Following on from BBC mockumentary The Office, Brent now sells cleaning products but thinks of himself as a rock star.
The former office manager pursues his dreams of musical stardom by embarking on a tour with his band, Foregone Conclusion, funded entirely from his own pocket.
Kevin Maher of The Times called David Brent: Life On The Road “relentless and unforgiving comedy squirm at its most sublime”.
The film will, “in true Hollywood style, make you laugh, make you gasp and might even tug at your heartstrings”, he said.
The Daily Telegraph’s Robbie Collin awarded the movie four stars and described it as “toe-twistingly funny”.
“After his recent tirades about comedy and offensiveness on social media, I’m not entirely convinced Gervais understands the intricate comic mechanisms that make Brent work — but then eight-year-old Mozart couldn’t transcribe musical notation when he wrote his first symphony,” he said.
However, many critics said that a joke using the N-word and a Chinese racial stereotype misfired. Sean O’Grady wrote in The Independent: “In the same way that Alf Garnett was supposed to be an outrageous caricature of a Tory racist bigot we were supposed to laugh at, and instead turned into a hero figure for the wrong kind of people, maybe there is a bit of the Brent creation that, in the wrong hands, could be used to hurtful, hateful effect.”
However, he called the film “excruciatingly brilliant”, adding: “If you have missed Brent, more or less absent from our screens in the 12 years since the last episode of the original The Office series was run, then you will be pleased to learn that he is back, and more grotesque, more embarrassing, and more humiliated by life than ever.”
In the Daily Mirror, David Edwards called the movie, also written and directed by Gervais, “the funniest film of the year. Fact”.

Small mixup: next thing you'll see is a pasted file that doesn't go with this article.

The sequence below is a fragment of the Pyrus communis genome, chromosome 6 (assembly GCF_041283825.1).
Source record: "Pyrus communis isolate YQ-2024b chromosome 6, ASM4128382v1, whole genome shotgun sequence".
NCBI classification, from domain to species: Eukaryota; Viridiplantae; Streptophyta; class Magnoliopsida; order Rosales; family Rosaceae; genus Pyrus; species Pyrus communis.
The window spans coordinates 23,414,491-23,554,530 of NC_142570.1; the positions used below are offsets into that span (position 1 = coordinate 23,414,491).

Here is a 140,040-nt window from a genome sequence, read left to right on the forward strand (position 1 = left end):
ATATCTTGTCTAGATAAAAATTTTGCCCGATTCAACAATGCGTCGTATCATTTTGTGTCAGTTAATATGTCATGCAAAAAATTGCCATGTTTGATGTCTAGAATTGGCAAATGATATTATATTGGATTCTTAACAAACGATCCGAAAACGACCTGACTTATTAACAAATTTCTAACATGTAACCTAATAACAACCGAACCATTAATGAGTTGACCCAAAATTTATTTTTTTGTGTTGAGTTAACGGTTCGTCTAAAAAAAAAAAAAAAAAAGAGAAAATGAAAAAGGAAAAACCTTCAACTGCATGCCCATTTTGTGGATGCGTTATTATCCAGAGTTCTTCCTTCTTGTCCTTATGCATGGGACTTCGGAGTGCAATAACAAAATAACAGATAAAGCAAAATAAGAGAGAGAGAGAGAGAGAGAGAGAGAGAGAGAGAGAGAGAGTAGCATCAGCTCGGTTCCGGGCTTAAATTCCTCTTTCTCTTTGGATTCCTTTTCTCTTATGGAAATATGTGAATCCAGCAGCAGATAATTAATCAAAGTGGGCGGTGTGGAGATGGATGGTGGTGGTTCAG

But the Daily Mail’s Brian Viner gave the film just two stars, saying it had “too many dud notes” and was a “slowly unfolding disappointment”.
He said Gervais had “lost a grip on the subtleties that characterised The Office”.
“Comic characters conceived for TV very often misfire in the cinema, but there’s an even more worrying development here as the line between Gervais and his embarrassing alter ego, Brent, becomes blurred,” wrote Mr Viner.
“There was never any doubt, watching The Office, that Brent was the grotesque and Gervais the comedic mastermind inhabiting him. But here it is Gervais, not Brent, who strives too hard to be the centre of attention, whose lack of sensitivity grates, whose jokes fall flat.”
Jimi Famurewa gave the film two stars in Empire Online, saying the laughs “dry up”.
“Life On The Road can never quite escape unfavourable comparison to that first, unimprovable finale and, in the end, it mostly feels like a faint photocopy of what we’ve seen before,” he wrote.
Henry Barnes wrote in The Guardian: “At its best, it carries the tradition of the little man struggling against his own confines. At its worst — weak gags about fat people, moments when Brent’s too stupid for his back story — it’s small, shabby and outdated.”
He said the “character endures”, but added: “There were braver things Gervais could have done with the character, the bravest being leaving him where he was. The Office was left near-perfect.”